One of the successes of Part D plans has been their encouragement of generic drug utilization over the years.  Most of you in this room are aware that around 90% of all prescriptions filled in America are for generic drugs – a remarkable statistic.  Earlier this year, we finalized a rule that allows plans to substitute generic drugs for branded drugs more quickly on formularies, so beneficiaries can access low-cost generics as soon as they’re approved.

When it comes to empowering Part D plans to encourage generic utilization, CMS is leaving no stone unturned in looking for ways to save money for our beneficiaries.  In 2016, Part D beneficiaries spent over $1.1 billion in out-of-pocket expenses for branded drugs that had comparable generics.  Clearly, there are savings for patients being left on the table.  To this end, CMS issued a memo to Part D plans this summer explaining the tools they have available and the expectation CMS has to ensure that beneficiaries get the best deal possible.  While the memo reminded plans of their current authority in this area, we recognize that additional barriers stand in the way of fully encouraging generic utilization.  Stay tuned for more from the agency on this issue.

Other policy changes I would highlight include removing what was called the “meaningful difference” requirement, which restricted plans from offering more choices to seniors.  CMS removed that requirement and saw an uptick in the number of Part D plans by over 15%.  With more plans comes more competition, and lower prices.

We have also introduced flexibilities that Part D plans will be able to leverage in the future.  Currently, if a Part D plan includes a particular drug on its formulary, the plan must cover that drug for every FDA-approved indication, or patient condition, even if there are other drugs that are more effective for a given indication.  The requirement to cover drugs for all indications discourages Part D plans from including more drugs on their formularies.

So, we announced that starting in 2020, plans can tailor their formularies so they can cover drugs by indication.  This policy will provide beneficiaries with more drug choices, as plans will be able to cover the most appropriate drug for every condition.  We announced the change this year so plans have time to incorporate this flexibility into their negotiations with manufacturers prior to the 2020 plan year.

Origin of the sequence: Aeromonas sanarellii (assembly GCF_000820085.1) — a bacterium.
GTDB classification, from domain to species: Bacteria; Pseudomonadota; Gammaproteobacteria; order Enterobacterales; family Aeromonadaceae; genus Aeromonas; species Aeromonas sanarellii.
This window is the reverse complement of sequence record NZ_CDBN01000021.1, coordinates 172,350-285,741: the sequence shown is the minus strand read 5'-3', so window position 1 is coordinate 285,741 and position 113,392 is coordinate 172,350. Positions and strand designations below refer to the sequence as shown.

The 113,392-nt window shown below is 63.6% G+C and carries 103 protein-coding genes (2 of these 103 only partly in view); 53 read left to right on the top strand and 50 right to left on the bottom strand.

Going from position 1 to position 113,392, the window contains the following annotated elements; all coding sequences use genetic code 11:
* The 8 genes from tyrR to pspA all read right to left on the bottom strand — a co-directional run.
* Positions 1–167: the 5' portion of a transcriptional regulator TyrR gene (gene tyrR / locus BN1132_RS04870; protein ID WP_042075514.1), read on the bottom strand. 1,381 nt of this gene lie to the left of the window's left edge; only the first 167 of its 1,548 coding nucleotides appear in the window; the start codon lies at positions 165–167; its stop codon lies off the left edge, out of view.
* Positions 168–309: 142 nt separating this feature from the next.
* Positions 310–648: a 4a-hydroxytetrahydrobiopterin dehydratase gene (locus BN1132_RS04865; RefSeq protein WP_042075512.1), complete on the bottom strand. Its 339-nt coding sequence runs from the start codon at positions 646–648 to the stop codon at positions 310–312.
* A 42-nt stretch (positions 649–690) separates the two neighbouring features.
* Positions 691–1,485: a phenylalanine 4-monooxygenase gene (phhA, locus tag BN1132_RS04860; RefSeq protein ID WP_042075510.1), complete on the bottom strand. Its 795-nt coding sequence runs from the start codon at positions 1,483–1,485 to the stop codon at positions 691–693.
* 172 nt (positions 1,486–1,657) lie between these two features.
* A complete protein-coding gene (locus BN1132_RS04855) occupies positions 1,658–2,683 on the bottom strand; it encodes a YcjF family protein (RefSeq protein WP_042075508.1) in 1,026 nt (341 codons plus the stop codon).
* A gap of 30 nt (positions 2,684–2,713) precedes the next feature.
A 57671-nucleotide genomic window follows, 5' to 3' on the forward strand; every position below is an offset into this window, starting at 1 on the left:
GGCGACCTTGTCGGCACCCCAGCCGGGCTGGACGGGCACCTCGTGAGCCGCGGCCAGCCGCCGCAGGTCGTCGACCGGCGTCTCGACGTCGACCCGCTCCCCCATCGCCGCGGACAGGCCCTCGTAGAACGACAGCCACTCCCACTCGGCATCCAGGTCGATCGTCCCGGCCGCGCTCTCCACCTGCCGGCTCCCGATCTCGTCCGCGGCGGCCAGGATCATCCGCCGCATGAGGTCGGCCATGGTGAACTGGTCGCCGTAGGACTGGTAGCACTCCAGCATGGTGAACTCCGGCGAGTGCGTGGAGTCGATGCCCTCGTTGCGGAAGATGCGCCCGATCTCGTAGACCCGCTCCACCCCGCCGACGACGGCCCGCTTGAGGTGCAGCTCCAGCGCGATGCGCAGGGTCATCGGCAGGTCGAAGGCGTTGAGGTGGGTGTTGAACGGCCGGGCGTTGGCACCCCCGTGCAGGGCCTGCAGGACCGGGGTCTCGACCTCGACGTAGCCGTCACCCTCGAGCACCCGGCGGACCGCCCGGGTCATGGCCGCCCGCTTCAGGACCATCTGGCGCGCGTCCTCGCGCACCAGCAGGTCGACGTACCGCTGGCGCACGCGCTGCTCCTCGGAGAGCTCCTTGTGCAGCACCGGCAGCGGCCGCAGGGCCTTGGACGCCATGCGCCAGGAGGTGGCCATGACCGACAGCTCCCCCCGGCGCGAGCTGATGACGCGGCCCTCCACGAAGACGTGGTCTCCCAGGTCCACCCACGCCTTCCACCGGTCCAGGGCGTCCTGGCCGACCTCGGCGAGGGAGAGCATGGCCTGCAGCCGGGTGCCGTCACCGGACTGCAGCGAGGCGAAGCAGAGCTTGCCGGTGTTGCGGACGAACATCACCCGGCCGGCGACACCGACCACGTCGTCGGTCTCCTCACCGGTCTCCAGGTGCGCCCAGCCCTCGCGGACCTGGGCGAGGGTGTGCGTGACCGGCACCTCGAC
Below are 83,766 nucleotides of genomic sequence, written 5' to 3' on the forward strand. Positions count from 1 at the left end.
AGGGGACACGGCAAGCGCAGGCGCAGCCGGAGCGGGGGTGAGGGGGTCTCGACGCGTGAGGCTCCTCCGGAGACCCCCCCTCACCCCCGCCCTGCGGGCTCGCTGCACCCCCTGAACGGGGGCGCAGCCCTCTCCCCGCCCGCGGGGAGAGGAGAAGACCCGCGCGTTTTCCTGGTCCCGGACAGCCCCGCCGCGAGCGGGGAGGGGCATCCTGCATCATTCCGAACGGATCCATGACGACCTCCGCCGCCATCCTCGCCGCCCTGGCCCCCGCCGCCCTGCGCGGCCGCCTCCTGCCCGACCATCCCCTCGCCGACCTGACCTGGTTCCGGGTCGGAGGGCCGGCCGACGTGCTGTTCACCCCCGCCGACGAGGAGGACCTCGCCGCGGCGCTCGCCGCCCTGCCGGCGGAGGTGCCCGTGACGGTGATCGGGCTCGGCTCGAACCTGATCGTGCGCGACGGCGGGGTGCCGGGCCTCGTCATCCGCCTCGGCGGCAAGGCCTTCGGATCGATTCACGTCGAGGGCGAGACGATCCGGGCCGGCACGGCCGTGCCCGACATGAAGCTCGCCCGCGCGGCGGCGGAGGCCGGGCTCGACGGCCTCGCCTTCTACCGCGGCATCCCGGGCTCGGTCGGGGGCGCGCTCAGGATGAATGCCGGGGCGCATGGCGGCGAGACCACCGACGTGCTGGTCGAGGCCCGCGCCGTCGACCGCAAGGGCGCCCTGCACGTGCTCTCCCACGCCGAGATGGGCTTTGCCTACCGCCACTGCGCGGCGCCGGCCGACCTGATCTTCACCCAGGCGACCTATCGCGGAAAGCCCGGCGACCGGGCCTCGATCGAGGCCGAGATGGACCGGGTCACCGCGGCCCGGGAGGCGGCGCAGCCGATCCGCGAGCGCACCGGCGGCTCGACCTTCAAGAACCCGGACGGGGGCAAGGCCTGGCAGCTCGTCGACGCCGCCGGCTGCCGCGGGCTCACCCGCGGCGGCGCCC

Part D plans have done a great job in keeping premiums low.  However, while plans can be a powerful negotiator, sometimes it is the case that a plan’s incentives are not completely aligned with the patient’s.  One practice that some plans have used, which I find completely unacceptable, is the imposition of “gag clauses.”  Over the summer, we sent a letter to Part D plans explaining that any form of gag clause is contrary to CMS’s efforts to promote drug price transparency and lower drug prices.

And thanks to President Trump and bipartisan leadership in Congress, gag clauses are now illegal.  I was honored to be at the White House recently for the signing of two bills to end the practice.  Pharmacists can now help their patients find the best deal on prescription drugs.

And the drumbeat continues.  CMS recently proposed to require that prescription drug manufacturers post their list prices for drugs in direct-to-consumer ads.  Patients often pay their cost-sharing or deductible off of a drug’s list price.  Therefore, this requirement would inject greater transparency into the prices that manufacturers set.

Thank you for having me today as I’ve walked through major drug pricing initiatives in Medicare.  I would be remiss if I didn’t also mention at least one significant example of our work to lower drug costs in Medicaid.  I’m honored to announce that today CMS is approving a proposal from Michigan to enable the state’s Medicaid program to enter into value-based payment arrangements with drug manufacturers.  This is the second proposal of its kind that CMS has approved, following a similar waiver from Oklahoma this summer.  Michigan’s waiver will empower the state to demand results from drug manufacturers in exchange for paying for medicines.

I applaud Michigan’s proposal.  As we see innovation in biomedicine, it is incumbent on us to also modernize payment policies.  And we have heard that the industry is interested in value-based payment.  New payment arrangements are needed and could take various forms – including drug payments over time only if the patient achieves certain clinical outcomes; drug payments through a shared savings approach based on the drug’s impact on a patient’s total cost of care; and drug payments under a subscription approach, with an upfront-fee in exchange for as many doses as clinically necessary.  Value-based payment is not a panacea, but it is an important part of our strategy to lower drug prices.

These initiatives are ambitious, but we are not stopping here.  Expect more from us in the coming weeks and months, as we continue to execute on President Trump’s blueprint, including to encourage value-based purchasing.  We look forward to your input – because together we can ensure that all Americans benefit from the advancements in 21st century biomedicine.  Thank you.